Unprocessed or “all-natural” cheeses include Havarti, Swiss, Colby, Gruyere, Manchego, and the majority of Cheddar varieties. Additionally, unprocessed cheeses like Parmesan, goat cheese, Limburger, Provolone, and Gouda exist. However, before buying any of these cheeses, consumers should check the ingredient list to make sure the cheese hasn’t been combined with processed goods.
A goat cheese log, for instance, is OK on its own, but a goat cheese log that is cranberry-orange may contain artificial tastes and colorings. Other cheeses like Port Du Salut, Brie, Bleu Cheese, and Edam are subject to the same warning.
This list also includes several varieties of Gorgonzola, Stilton, Asiago, Camembert, and dry curd cottage cheese from all-natural companies.
The least processed type of cheese is considered to be farmer’s cheese, which can be either pasteurised or unpasteurized and is manufactured from either sheep or goat milk. This cheese is made in a way that does not in any way change the amount of milk fat, so the finished product is all-natural, mild, and easily spreadable.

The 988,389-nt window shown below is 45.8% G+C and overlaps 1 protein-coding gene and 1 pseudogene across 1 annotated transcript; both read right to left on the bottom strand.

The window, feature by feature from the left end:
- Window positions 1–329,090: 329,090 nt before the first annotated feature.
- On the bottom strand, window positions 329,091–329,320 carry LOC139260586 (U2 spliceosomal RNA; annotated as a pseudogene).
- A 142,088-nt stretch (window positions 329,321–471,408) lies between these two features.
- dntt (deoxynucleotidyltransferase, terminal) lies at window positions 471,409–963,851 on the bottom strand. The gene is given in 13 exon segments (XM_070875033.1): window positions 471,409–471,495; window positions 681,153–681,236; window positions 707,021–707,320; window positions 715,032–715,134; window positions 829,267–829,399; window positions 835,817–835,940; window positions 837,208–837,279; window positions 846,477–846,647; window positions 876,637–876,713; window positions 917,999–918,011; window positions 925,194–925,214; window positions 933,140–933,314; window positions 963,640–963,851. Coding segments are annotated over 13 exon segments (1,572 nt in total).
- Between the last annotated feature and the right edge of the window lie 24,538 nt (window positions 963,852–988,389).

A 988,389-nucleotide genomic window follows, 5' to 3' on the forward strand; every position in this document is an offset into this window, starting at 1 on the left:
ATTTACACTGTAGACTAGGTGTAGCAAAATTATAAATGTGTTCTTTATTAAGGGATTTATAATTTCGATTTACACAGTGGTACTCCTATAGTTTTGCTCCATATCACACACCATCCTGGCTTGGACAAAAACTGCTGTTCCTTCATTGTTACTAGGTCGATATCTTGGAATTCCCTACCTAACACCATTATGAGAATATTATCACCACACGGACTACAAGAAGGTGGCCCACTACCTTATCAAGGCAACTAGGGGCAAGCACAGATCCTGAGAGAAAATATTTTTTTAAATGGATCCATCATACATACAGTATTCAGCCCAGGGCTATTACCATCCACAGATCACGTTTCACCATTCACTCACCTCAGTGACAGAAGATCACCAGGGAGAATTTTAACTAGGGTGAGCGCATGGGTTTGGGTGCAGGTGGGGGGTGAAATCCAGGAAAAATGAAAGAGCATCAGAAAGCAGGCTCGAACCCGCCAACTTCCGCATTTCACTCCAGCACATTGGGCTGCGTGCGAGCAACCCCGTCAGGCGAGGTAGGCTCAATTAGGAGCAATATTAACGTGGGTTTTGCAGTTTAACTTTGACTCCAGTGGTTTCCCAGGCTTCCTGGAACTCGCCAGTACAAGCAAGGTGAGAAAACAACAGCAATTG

In order to start the chemical process that separates the curds from the whey, farmer’s cheese can also be manufactured at home using cheesecloth, whole fat milk, and a little bit of vinegar.
Unprocessed cheese is cheese that has not been altered in any way, such as by the addition of emulsifiers or preservatives, or by the removal of the whey during the cheese-making process.
It separates when melted and has more fat than processed cheese. It doesn’t have any additives, though, and is firmer and tastier.
Processed cheese is frequently referred to as “cheese spread,” “cheese food,” or “cheese product” in the United States.